HS2 ever since George Osborne announced it as part of his 'Northern Powerhouse" (to level up the midlands and the north of England) has been controversial. The plan is to link major rail lines with London, Birmingham, and Manchester. Birmingham and Manchester, were chosen, to link with London, because they are the next two major cities, after the capital.
Birmingham is the 2nd capital of England after London and Manchester, is the third. Hence these two massive conurbations being chosen. However, people beyond Birmingham and Manchester have complained about this connection, that it passes them by. And, it's easy to see why they would say or think that. However, another controversial theme is many people feel angry about the environment or that their homes will literally be bulldozed to make way for the HS2 line.
However, others feel, that linking Birmingham and Manchester to London will bring prosperity to the Midlands and North. And it will make, commuting between these areas, more efficient.
Boris Johnson, disgraced Prime Minister, that he is, has attacked the government's discussion to possibly scrap the midland and northern part of HS2. Boris has called this thinking "The height of insanity" and that it is "Total Treasury-driven nonsense". Also "It makes no sense to deliver a mutilated HS2".
The plan to possibly scrap the northern and midland parts of HS2 was announced last week. This comes one week, before the Conservative Party Conference in Manchester. Ironic that with talk of the Manchester part of HS2 being scrapped, Sunak and His cabal, should choose Manchester, to hold their annual conference.
Greater Manchester Mayor, Labour's Andy Burnham, said that scrapping the Manchester HS2 connection from London via Birmingham was "Pulling the rug from under us. While local government is doing the levelling up legwork".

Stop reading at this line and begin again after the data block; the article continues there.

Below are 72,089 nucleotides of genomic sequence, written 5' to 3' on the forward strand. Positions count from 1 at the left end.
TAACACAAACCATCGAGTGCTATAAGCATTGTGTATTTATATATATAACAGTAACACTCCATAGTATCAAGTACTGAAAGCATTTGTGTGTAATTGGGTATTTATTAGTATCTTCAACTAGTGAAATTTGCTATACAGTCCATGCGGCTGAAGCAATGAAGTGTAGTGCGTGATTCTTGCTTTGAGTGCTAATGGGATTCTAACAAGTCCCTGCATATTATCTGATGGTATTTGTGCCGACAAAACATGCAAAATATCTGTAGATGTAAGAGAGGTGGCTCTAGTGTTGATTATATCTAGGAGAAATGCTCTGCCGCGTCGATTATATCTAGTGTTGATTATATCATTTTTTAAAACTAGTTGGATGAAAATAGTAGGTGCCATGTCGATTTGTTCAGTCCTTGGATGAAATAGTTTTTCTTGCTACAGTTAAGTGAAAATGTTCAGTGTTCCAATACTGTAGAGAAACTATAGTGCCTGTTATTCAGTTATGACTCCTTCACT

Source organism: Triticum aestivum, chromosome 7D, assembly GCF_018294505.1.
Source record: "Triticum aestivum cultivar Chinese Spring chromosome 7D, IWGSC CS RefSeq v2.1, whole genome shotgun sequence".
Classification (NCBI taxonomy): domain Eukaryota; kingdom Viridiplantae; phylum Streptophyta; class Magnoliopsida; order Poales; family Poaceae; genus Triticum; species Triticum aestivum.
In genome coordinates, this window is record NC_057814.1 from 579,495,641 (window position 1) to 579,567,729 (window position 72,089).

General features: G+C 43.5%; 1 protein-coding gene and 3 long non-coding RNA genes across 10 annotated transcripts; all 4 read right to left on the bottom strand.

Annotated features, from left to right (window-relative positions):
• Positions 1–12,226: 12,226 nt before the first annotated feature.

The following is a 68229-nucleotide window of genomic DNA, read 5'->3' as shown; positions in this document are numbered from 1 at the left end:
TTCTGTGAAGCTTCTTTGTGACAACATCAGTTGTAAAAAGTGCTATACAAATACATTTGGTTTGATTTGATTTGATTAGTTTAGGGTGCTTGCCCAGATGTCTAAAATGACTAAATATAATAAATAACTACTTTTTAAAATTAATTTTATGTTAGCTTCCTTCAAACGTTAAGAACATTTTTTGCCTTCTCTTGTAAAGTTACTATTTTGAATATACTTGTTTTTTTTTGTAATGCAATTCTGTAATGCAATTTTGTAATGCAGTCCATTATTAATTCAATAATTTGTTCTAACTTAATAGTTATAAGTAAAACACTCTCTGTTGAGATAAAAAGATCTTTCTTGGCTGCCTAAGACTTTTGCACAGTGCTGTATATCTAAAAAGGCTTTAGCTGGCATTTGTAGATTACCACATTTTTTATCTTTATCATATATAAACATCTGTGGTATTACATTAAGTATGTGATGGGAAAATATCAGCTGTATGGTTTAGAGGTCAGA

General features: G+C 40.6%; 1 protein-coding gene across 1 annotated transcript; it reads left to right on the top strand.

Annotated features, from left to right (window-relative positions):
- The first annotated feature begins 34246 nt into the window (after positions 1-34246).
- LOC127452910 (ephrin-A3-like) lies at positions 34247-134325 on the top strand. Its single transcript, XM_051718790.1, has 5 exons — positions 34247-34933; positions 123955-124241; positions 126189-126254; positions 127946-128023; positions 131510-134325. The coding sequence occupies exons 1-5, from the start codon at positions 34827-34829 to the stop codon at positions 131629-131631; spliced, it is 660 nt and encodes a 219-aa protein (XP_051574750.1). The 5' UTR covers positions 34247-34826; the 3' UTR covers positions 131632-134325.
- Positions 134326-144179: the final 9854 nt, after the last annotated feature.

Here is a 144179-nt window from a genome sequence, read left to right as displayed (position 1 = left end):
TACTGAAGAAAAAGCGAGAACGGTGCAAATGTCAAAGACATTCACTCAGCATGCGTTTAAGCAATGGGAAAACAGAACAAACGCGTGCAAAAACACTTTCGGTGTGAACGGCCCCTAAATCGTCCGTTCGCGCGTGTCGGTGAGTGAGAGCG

West Midlands Mayor, Andy Street, a Tory, said scrapping West Midlands HS2 "Was (if it happens) the most expensive white elephant in UK history". Warning that "It would be a disaster for the country".
Those who wish to preserve the green belt and their homes will be hoping this scrapping, will come to pass. I can see their reasoning, even if compensated, they will still feel forced out of their homes. As for the green belt, it will be more land and wildlife, disrupted. So, those who do not wish to lose their homes or those who are standing up for the UK's Greenbelt have a point. But it could be argued, so do those, who wish or believe the scrapping of HS2 for the Midlands and North would be insane. As they think it will be prosperity for the north and midlands. And, ease of travel, to the south, midlands, or the north. Whichever side you take, will depend on your thoughts about HS2 and the fallout from it.
Burnham, Johnson, and Street believe that scrapping HS2 will be detrimental to the North and the Midlands. Besides the economic costs, it will leave the North and Midlands with Victorian railway infrastructure. While the Southern end of England will have a state-of-the-art, modern, railway infrastructure. With the ability to access and run high-speed trains of the 21st Century.
They think that scrapping HS2 for Birmingham and Manchester would create, yet another divide between these regions of England. I would use the term 'north-south divide' and that would be appropriate if the Midlands didn't exist. However, I feel that the term, 'north-south divide' because of the reason above, is wholly inappropriate. It is better to say, a north, midland, south divide. That may be a mouthful, so just call it, a divide.
A government Minister said the following, "The government is still investing" in the Midlands and the North. And the plans to scrap the HS2 wing of Birmingham and Manchester are just a consideration".